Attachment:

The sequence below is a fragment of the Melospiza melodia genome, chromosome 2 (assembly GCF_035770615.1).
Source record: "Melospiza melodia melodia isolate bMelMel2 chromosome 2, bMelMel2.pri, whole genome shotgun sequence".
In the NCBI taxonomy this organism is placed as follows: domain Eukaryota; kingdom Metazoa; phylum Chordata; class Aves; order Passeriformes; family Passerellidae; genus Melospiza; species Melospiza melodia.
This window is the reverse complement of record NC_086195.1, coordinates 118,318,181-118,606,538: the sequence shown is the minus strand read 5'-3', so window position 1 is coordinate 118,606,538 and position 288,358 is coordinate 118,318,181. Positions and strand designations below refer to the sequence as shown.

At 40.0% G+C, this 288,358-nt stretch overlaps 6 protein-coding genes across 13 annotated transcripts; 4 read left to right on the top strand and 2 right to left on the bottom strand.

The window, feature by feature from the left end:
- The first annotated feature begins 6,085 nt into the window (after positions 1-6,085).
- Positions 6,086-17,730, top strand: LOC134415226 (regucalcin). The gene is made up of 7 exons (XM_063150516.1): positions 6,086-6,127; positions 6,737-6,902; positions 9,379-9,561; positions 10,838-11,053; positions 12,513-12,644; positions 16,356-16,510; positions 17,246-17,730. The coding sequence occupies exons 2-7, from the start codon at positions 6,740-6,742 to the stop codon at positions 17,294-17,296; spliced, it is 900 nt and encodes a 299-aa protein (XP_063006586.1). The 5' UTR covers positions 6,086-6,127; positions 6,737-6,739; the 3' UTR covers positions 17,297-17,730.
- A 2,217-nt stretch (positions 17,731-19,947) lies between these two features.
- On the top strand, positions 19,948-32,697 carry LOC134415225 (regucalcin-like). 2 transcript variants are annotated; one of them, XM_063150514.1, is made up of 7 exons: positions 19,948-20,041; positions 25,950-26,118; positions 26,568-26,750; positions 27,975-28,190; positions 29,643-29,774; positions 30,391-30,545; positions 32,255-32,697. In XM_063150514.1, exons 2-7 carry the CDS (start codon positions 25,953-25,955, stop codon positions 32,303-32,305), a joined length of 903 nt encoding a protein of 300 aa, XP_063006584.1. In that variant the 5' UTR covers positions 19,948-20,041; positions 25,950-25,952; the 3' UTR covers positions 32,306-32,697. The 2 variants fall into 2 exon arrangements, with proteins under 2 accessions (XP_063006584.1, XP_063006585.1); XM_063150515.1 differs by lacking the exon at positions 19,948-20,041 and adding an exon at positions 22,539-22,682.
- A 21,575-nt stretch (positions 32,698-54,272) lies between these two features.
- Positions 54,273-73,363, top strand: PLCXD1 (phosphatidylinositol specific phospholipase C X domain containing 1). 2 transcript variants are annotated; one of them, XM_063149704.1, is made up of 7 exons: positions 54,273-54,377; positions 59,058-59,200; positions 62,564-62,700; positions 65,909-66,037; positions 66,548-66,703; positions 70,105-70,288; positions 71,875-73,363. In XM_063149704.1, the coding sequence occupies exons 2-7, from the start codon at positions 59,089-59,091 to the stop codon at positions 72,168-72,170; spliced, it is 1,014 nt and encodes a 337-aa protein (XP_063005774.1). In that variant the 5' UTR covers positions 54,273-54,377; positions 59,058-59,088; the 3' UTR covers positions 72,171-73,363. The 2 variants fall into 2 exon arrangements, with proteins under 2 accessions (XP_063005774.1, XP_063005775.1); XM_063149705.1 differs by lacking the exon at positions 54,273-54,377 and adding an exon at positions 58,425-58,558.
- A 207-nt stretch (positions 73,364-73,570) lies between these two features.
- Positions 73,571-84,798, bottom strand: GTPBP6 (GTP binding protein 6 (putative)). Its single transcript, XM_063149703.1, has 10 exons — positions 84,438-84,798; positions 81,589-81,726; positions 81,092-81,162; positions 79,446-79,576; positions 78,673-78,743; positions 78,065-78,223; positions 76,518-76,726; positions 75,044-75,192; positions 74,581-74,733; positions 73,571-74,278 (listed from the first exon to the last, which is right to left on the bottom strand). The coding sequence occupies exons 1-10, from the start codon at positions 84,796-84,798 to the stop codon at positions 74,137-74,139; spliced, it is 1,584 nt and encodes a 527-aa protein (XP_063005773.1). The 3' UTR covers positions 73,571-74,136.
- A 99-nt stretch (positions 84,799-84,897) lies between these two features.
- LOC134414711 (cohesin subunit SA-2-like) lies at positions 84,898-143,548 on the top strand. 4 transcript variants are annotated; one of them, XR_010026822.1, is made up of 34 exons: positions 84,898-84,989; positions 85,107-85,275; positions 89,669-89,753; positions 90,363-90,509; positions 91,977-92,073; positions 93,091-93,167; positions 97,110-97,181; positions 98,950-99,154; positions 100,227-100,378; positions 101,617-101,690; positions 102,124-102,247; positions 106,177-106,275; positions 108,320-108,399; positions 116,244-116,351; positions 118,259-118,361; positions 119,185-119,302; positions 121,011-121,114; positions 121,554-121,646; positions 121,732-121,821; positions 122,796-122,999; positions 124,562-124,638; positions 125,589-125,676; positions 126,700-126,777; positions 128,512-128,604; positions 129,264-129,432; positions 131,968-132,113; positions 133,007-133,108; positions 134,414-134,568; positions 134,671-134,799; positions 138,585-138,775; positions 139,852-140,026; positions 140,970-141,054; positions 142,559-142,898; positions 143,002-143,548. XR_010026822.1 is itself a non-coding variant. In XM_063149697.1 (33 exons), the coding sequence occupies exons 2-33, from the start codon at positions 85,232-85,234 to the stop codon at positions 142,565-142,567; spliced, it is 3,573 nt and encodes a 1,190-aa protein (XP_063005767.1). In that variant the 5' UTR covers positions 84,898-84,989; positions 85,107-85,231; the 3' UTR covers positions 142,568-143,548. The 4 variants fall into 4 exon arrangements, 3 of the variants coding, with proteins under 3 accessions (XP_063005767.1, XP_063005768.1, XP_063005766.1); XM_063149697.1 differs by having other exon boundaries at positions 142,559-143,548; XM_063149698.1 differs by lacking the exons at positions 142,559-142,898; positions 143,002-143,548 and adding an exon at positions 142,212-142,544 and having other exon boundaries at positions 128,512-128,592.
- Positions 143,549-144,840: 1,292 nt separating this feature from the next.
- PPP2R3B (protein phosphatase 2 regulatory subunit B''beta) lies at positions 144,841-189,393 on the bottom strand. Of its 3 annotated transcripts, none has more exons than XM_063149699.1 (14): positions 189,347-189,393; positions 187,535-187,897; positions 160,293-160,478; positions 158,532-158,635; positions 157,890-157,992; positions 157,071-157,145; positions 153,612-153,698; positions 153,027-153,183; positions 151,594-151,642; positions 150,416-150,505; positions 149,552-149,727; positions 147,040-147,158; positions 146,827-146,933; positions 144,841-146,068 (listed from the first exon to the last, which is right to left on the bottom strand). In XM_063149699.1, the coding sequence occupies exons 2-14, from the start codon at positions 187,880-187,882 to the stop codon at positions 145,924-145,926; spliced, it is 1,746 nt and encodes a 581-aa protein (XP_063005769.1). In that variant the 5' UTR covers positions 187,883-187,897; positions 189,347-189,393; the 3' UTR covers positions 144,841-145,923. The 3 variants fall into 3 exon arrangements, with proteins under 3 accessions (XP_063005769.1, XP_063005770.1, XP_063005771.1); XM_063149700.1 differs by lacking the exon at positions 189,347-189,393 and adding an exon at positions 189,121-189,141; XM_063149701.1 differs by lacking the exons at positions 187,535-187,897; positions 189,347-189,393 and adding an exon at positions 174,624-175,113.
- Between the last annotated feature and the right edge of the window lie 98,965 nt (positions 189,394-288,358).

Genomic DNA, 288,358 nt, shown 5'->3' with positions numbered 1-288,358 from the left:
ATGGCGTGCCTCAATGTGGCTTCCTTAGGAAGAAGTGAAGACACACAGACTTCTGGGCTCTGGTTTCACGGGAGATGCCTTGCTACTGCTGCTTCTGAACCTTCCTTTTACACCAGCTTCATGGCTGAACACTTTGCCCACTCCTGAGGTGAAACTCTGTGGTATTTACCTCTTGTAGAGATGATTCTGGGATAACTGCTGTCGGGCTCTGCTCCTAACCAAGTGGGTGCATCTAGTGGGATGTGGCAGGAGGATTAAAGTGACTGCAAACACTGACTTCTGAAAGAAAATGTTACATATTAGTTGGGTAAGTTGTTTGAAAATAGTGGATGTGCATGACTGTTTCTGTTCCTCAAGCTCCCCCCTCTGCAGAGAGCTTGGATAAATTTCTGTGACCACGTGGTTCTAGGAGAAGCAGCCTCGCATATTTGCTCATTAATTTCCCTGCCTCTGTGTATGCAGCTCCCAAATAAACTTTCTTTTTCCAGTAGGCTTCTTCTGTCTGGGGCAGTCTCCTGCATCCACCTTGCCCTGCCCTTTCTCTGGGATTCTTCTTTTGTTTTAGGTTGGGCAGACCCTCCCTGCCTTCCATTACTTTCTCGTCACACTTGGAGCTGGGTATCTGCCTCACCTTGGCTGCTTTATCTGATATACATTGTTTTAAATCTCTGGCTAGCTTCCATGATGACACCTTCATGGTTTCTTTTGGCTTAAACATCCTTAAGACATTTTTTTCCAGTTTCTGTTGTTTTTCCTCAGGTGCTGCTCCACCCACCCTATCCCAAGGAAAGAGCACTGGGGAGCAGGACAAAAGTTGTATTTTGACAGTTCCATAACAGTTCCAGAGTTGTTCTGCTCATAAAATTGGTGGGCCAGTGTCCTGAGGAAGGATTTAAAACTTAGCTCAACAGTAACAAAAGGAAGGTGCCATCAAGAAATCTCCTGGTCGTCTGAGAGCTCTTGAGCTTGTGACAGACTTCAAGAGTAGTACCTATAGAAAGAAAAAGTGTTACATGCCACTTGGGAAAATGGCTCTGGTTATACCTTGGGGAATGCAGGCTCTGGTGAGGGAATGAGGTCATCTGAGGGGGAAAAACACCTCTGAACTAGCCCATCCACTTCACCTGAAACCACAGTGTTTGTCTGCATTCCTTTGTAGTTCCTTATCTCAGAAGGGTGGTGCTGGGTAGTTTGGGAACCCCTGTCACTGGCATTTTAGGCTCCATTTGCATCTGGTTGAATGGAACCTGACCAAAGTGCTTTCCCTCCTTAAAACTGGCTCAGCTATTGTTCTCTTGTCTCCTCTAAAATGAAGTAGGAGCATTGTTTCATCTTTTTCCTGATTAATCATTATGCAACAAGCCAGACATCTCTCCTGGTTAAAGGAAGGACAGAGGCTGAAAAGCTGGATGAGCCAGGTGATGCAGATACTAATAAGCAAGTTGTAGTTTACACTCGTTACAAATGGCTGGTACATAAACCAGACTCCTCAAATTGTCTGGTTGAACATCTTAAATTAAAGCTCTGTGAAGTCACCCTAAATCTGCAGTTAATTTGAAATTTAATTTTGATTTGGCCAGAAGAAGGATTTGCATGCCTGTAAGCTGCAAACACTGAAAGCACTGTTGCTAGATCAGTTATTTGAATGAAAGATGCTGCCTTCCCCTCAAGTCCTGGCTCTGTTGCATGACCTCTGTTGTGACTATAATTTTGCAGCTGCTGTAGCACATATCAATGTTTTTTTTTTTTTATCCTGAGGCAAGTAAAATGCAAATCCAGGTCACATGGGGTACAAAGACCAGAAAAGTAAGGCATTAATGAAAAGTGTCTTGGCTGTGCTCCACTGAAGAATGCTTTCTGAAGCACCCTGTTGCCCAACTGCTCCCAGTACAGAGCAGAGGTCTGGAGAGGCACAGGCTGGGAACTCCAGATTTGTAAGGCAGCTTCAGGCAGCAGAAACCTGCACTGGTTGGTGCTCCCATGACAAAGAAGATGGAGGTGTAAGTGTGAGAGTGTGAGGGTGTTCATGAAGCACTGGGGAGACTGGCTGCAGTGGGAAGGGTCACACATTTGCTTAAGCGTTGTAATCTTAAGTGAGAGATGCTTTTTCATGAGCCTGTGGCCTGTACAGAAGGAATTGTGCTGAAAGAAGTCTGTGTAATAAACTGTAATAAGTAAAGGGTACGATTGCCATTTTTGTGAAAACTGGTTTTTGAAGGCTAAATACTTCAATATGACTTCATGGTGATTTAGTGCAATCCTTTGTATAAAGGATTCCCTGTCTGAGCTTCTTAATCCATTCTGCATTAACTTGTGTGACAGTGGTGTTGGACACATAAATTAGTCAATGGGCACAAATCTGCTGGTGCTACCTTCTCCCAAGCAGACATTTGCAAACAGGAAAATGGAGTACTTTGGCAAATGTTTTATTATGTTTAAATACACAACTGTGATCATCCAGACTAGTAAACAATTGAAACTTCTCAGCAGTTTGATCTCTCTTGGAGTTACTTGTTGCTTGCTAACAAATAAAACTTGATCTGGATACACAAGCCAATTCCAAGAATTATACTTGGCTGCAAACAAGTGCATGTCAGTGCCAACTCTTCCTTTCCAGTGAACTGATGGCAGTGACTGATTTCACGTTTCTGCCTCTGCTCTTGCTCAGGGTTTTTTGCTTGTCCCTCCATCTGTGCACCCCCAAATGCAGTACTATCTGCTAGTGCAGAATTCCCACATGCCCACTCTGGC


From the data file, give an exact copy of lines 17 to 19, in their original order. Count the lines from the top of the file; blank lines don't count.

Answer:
- Positions 143,549-144,840: 1,292 nt separating this feature from the next.
- PPP2R3B (protein phosphatase 2 regulatory subunit B''beta) lies at positions 144,841-189,393 on the bottom strand. Of its 3 annotated transcripts, none has more exons than XM_063149699.1 (14): positions 189,347-189,393; positions 187,535-187,897; positions 160,293-160,478; positions 158,532-158,635; positions 157,890-157,992; positions 157,071-157,145; positions 153,612-153,698; positions 153,027-153,183; positions 151,594-151,642; positions 150,416-150,505; positions 149,552-149,727; positions 147,040-147,158; positions 146,827-146,933; positions 144,841-146,068 (listed from the first exon to the last, which is right to left on the bottom strand). In XM_063149699.1, the coding sequence occupies exons 2-14, from the start codon at positions 187,880-187,882 to the stop codon at positions 145,924-145,926; spliced, it is 1,746 nt and encodes a 581-aa protein (XP_063005769.1). In that variant the 5' UTR covers positions 187,883-187,897; positions 189,347-189,393; the 3' UTR covers positions 144,841-145,923. The 3 variants fall into 3 exon arrangements, with proteins under 3 accessions (XP_063005769.1, XP_063005770.1, XP_063005771.1); XM_063149700.1 differs by lacking the exon at positions 189,347-189,393 and adding an exon at positions 189,121-189,141; XM_063149701.1 differs by lacking the exons at positions 187,535-187,897; positions 189,347-189,393 and adding an exon at positions 174,624-175,113.
- Between the last annotated feature and the right edge of the window lie 98,965 nt (positions 189,394-288,358).